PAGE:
Finding the perfect property can be a challenge, because everybody has different needs and requirements in their rentals. Once you find the space that is ideal for you, there is one final hurdle that stands in between you and your residential dream: tenant referencing.
This is the process by which your new landlord or letting agent finds out more about you. It’s an important stage in the process for landlords, as they have to establish how reliable you are as a tenant before you both sign a binding contract.
Elements of the Tenant Referencing Process
Understandably, landlords have to know that you will be able to pay them, that you won’t destroy the property and that you aren’t attempting to defraud them in any way.
This is achieved through...
- Credit checks
- Investigating address history
- Investigating authenticity of bank details
- References from previous landlords
Although these stages can seem intimidating, each application is unique and completely dependent on the circumstances – as long as you’re not attempting to lie to your new landlord, elements that might let you down with one application might not have an impact on another.
The sooner the tenant referencing process is over, the sooner you can move into your new home, and there are a few ways that you can ensure that the application runs as smoothly as possible.
1. Honesty Is the Best Policy
If you have bad credit history, or your employment isn’t permanent, or your previous landlord hasn’t left you with a good reference: try not to worry. Yes, these are factors that will decide if you secure your dream rental or not, but the worst course of action is for you to lie on on your application – your hidden history is likely to appear in the referencing process, which will give your landlord reason to believe that you are an untrustworthy tenant.
Appearing unreliable gives your landlord a good excuse not to let you rent their property. Remember: being transparent on your application shows that you are honest, which means your landlord is more likely to come to an arrangement – paying your rent in advance or providing a guarantor usually gives the property owner the peace of mind that they need to offer their rental to you.
2. The Faster, the Better
The referencing process is not only the final obstacle between you and your dream rental, but it’s also the last box that your landlord needs to tick before they can fill their vacant property. It’s worth remembering that while this property is empty, your landlord is losing money, so it is in their best interest to fill this vacancy as soon as possible.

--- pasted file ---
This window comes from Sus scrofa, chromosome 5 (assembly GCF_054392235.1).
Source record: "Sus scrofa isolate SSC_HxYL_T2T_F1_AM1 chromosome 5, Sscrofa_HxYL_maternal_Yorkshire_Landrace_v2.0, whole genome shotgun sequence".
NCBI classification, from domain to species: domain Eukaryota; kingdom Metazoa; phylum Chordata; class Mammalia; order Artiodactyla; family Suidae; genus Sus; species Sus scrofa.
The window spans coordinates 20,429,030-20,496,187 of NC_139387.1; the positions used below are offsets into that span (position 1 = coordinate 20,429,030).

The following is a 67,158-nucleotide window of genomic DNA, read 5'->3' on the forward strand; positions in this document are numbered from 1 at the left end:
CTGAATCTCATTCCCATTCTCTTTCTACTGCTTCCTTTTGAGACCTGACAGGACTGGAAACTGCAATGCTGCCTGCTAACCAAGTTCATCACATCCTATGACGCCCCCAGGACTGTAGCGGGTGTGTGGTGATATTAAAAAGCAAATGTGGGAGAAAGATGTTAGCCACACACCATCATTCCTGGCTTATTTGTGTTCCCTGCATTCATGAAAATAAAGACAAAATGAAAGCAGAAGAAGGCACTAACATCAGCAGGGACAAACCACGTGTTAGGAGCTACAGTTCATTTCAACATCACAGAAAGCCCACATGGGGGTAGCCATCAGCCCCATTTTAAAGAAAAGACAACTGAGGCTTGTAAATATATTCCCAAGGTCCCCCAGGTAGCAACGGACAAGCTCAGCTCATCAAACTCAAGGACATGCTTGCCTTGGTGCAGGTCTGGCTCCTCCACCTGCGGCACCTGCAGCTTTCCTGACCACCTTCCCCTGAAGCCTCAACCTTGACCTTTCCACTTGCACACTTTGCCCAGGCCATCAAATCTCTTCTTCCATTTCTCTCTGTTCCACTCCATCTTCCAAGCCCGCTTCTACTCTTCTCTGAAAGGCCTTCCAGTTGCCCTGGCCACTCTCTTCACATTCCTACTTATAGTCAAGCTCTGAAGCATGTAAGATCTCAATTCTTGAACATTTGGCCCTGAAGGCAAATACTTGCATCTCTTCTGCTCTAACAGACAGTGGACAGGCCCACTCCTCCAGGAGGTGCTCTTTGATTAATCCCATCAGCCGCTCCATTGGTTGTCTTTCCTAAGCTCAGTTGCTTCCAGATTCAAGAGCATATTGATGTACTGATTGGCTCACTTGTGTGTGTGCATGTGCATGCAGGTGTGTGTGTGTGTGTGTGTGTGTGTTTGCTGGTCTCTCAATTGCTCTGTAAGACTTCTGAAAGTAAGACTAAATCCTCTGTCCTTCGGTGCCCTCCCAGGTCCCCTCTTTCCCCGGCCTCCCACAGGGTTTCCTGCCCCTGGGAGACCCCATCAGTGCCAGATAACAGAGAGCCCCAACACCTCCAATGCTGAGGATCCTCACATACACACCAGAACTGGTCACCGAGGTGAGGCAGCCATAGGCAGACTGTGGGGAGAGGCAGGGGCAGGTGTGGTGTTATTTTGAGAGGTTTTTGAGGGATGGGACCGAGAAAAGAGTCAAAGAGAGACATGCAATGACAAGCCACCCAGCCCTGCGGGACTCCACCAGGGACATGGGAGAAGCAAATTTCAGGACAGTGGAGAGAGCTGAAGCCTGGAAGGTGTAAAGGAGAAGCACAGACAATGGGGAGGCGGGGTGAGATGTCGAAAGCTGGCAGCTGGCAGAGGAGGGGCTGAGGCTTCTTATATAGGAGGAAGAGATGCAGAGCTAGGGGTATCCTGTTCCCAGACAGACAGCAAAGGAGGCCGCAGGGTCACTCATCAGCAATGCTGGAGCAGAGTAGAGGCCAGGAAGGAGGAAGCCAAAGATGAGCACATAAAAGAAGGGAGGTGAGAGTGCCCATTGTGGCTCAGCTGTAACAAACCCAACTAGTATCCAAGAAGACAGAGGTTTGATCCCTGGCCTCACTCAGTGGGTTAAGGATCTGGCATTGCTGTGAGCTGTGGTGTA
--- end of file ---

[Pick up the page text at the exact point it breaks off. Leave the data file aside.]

If you take too long to deal with the application process, then you’ll find that property owners may choose to give the space to another potential tenant over you – especially if this is a popular rental.
Landlords will usually employ the help of an external company when it comes to completing these checks, and they might follow up your application with requests for further evidence – provide them with bank statements, proof of identity and anything else that they need as soon as possible to avoid potential delays to your application.
3. Inform Your Referees
Referencing companies will regularly attempt to contact your referees until they get a response. The faster your referee responds, the faster your application can move forward. As this is an essential stage in the process, a failure (on the part of your referee) to respond will bring your application to a standstill, and will thereby give other people a chance to claim the property before you.
If your employer or previous landlord isn’t aware that you have selected them to be your referee, they may be unaware of the urgency of their recommendation. Letting your referee know in advance that you have selected them means that they will be prepared to answer the referencing request, and your application can progress more quickly.
4. Calculate the Rent Before you Apply
There is a rule that to pass the referencing process, your household income must amount to 2.5 times the annual rent. For example, if your rent is £2,000 per month, that’s £24,000 per year, so the household income must amount to at least £60,000 a year.
Typically, tenants will share their rent evenly and, subsequently, they will be referenced according to this. Using our previous example, two tenants would usually split the rent 50:50, and would be referenced at £12,000 each.
However, tenants with unequal incomes might split the rent differently, which means that they have to be referenced for their varying annual incomes. Outlining this difference early in the application process will ensure that the process runs as quickly and efficiently as possible.
5. Do You Need a Guarantor?
If you’ve answered the questions on the application honestly, dealt with it promptly and informed your referees, but you still believe that there might be a chance of you failing the process, then you should prepare for the event in which you’ll need a guarantor.
A guarantor acts as a safety net for your landlord. Having this in place gives them the peace of mind that somebody else will cover your rent in the event that you can’t pay. Whoever you select to be your guarantor must earn at least three times your annual rent, and preparing someone beforehand will streamline the process, ensuring you secure the property before anybody else does.
The best course of action for you as the potential tenant is to prepare to be referenced. Arrange required documents, seek out a potential guarantor and answer correspondence as quickly and honestly as possible.
Seeking out a property owner who values transparency will ensure that your tenant referencing process runs as efficiently as possible, and you can settle into your dream rental sooner than you think.